Updated: Dec 20, 2019
Monero (XMR) was launched in 2014 as an open-source, privacy-oriented cryptocurrency that was built and is operated on the blockchain concept. Blockchains are the underlying tech behind digital currencies. Monero’s blockchain technology has intentionally been configured to be opaque in a bid to make transaction details opaque. This is what makes Monero a leading cryptocurrency, with a focus on allowing private and censorship-resistant transactions.
This short guide will talk about the reason Monero was designed, its creators, the way it works and the various applications.
What is Monero Designed For?
Most cryptocurrencies, including Ethereum and Bitcoin, are built on transparent blockchains. This means that user transactions on these systems are traceable and openly verifiable by anyone in the world. Further, the transactions may also be potentially linkable to the user’s real-world identity.
Monero was designed to make transactions more confidential and untraceable. It uses leading cryptography that shields the addresses of the sender and receiver, as well as the transacted amounts. Monero uses stealth addresses and ring signatures to alleviate privacy concerns.
Monero also employs the concept of ‘fungibility’, which means that two currency units of equal value are completely interchangeable. The units can be mutually substituted since there is no difference between the two.
For instance, two $1 notes cannot be substituted completely sine they each carry a unique serial number, but XMR or Monero coins can be. This offers participants a safer network where they don’t have to worry about the risks of having their units blacklisted or refused.
The need for such a level of privacy arose after a flaw was identified in the Bitcoin framework, where certain segments of the currency could be banned in the future on the basis of theft, fraud, gambling, etc.
Who Is the Team Behind Monero?
A forum user of Bitcointalk known as thankful_for_today, decided to fork the blockchain Bytecoin since 80% of the coins were already published and several other shady dealings were going on there. The new chain and coins were called Bitmonero, which was later renamed Monero.
The anonymous thankful_for_today soon dropped off the grid, but the crypto was led by a group of users, including Johnny Mnemonic. Currently, Monero is headed by 7 developers, out of which only 2 have revealed their identity - Riccardo Spagni aka “Fluffypony” and David Latapie.
How Does Monero Work?
All Monero transactions feature ring signatures, which help maintain privacy. The network has multiple keys in the form of view keys (public and private) and spends key (public and private).
The view keys are used to generate the transaction and include details, like amount. The spend keys participate in the ring transaction where they are used to verify the signatures.
A unique protocol is created in Monero that allows payee information and balance to be hidden. The use of stealth addresses further strengthens privacy where a one-off address is created by the sender by using the recipient’s public key.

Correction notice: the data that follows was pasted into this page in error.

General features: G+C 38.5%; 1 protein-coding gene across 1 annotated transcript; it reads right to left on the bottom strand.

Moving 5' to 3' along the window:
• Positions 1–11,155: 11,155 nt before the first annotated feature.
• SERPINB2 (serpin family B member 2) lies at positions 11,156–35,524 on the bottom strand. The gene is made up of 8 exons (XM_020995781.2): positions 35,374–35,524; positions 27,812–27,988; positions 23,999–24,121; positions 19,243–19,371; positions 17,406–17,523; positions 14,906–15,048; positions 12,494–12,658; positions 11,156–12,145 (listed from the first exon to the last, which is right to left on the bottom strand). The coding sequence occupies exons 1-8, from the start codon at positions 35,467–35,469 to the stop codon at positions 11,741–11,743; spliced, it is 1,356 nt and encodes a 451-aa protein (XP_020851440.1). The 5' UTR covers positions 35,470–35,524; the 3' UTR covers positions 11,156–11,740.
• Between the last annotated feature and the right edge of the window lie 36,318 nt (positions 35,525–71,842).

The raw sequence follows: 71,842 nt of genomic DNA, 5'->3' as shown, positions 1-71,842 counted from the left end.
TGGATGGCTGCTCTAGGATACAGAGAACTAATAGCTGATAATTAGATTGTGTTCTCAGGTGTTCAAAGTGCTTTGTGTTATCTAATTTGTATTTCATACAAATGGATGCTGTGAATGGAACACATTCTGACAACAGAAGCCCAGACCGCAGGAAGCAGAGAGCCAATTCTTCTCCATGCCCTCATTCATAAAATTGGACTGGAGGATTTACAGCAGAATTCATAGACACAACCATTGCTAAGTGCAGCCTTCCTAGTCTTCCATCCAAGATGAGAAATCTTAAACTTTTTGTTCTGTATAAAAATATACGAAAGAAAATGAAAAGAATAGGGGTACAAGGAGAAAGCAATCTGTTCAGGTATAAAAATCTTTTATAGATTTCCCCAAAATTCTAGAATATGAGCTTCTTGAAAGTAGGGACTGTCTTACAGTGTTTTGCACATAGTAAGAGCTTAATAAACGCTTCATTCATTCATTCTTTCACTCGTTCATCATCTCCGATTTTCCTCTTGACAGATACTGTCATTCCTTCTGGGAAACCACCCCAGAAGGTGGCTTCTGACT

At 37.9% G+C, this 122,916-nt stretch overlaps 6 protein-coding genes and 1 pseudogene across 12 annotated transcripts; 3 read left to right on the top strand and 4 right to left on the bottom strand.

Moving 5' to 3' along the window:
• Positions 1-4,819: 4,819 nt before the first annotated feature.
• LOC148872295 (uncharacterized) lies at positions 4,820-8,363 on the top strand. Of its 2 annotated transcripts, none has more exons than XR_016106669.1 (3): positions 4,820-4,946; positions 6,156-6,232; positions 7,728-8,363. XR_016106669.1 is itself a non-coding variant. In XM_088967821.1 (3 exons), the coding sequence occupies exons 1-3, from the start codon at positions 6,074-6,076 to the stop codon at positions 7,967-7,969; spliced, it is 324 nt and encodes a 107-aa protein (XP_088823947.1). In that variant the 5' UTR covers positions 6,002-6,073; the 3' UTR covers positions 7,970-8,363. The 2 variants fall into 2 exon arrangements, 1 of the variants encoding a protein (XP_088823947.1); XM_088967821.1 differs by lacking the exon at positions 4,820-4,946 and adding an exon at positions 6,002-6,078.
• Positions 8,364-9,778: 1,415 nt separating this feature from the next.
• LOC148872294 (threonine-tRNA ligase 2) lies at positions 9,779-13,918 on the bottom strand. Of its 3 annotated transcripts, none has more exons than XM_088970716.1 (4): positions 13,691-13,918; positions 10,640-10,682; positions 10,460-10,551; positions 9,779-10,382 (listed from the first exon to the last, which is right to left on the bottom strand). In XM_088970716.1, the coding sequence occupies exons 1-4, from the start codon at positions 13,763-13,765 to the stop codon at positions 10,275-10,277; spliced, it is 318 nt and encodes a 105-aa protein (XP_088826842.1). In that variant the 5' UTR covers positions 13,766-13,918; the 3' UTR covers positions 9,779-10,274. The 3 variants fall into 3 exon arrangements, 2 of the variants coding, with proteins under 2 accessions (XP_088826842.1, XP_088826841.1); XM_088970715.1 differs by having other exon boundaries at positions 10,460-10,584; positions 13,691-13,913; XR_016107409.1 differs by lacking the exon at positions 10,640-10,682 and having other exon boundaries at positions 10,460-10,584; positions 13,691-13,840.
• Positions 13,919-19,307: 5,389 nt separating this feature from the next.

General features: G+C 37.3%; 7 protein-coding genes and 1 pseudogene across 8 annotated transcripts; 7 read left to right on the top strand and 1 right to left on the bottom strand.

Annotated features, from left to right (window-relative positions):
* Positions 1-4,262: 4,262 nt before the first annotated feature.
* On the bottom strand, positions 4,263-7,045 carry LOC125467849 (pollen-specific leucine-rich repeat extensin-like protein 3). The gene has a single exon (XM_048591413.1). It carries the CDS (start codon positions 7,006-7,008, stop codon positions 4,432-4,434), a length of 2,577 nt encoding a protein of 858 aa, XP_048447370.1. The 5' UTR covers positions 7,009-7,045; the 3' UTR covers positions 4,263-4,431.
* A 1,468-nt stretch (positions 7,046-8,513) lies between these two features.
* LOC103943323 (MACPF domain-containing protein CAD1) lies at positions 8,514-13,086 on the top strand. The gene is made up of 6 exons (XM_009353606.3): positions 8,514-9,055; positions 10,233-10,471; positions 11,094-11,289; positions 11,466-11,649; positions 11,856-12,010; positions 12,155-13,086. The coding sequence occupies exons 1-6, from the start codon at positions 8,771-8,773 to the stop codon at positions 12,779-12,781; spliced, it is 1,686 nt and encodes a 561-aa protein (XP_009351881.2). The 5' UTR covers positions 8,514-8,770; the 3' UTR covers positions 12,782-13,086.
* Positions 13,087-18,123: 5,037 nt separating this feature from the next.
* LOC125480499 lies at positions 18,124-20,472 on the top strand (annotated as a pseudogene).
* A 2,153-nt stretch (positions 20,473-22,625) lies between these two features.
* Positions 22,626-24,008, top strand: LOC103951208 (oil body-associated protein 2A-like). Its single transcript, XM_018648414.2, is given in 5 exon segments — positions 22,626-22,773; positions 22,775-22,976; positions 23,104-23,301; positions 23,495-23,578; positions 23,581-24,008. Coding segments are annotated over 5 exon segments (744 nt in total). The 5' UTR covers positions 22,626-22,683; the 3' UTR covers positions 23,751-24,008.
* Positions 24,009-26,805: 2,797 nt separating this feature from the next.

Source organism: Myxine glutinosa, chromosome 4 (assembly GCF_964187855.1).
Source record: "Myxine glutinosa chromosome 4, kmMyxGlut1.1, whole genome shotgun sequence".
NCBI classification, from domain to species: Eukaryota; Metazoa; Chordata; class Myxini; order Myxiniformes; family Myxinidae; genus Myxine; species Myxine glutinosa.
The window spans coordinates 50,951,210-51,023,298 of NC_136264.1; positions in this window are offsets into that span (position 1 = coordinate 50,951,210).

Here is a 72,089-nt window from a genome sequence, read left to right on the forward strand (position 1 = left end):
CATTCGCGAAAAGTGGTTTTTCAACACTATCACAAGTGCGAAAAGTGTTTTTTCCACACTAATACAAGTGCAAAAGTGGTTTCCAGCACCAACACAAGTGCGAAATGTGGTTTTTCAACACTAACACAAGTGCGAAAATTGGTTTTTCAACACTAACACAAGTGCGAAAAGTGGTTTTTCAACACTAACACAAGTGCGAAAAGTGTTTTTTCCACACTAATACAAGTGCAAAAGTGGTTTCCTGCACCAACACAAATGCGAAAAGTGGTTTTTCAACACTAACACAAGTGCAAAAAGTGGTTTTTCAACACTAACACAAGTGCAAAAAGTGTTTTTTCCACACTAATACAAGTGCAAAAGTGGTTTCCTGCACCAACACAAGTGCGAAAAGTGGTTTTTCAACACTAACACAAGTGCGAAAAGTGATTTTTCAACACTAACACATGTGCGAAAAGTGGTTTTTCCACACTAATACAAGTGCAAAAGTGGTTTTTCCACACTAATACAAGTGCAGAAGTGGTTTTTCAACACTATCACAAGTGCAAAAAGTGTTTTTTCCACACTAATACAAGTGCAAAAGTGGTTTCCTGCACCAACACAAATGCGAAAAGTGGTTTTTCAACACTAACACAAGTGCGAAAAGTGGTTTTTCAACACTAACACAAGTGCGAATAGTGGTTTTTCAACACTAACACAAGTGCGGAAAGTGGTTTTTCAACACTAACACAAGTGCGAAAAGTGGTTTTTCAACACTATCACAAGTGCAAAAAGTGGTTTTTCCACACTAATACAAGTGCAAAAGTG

Monero allows the creation of new coins via the usual mining process with a few key differences. For instance, Monero mining does not need specific hardware and works with all leading platforms, including Linux, Android, Windows, and MacOS.3. The system uses a proof-of-work (PoW) algorithm which opens the mining process to a lot of different miners.
What are Current and Future Applications of Monero?
Monero is best used as an electronic currency that allows inexpensive, fast payments anywhere in the world. There are no risks for fraudulent chargebacks or multi-day holding periods.
You can also trade Monero or purchase it on a crypto-exchange, such as Binance, Bittrex, ChangeNOW, and others, with other cryptocurrencies or fiat currency.
XMR is acceptable at several merchants as well, including
SafeDice, Crypto Games, MonerDice, CryptoLotto among others
Airport Décor, FastTech, Franc Villa, and Lingot Swiss and many more
Monovm, NiceVPS, Rohan Law, Rootbox, among others.
A great way to use your XMR tokens where they are not directly accepted as a mode of payment is to buy GiftOff cards. These can then be used to make day-to-day transactions at Google Play, Argos, iTunes, H&M, and Tesco among others.
There is no doubt that Monero will become more alluring in the future as concepts of decentralized payments are accepted more readily. A particularly interesting aspect of Monero is that it is one of the few non-bitcoin based cryptocurrencies, which have the true potential of making it big.
Also, there is a tremendous amount of work being put in by the Monero team to ensure that the crypto coin reaches new heights. Their roadmap states that the team is going to be quite busy through 2019 and into the future. They have Trezor hardware wallets support, Kovri integration and transaction broadcast over Tor lined up. The team is also looking into second layer solutions for scalability and speed, which is a common issue in the crypto sphere.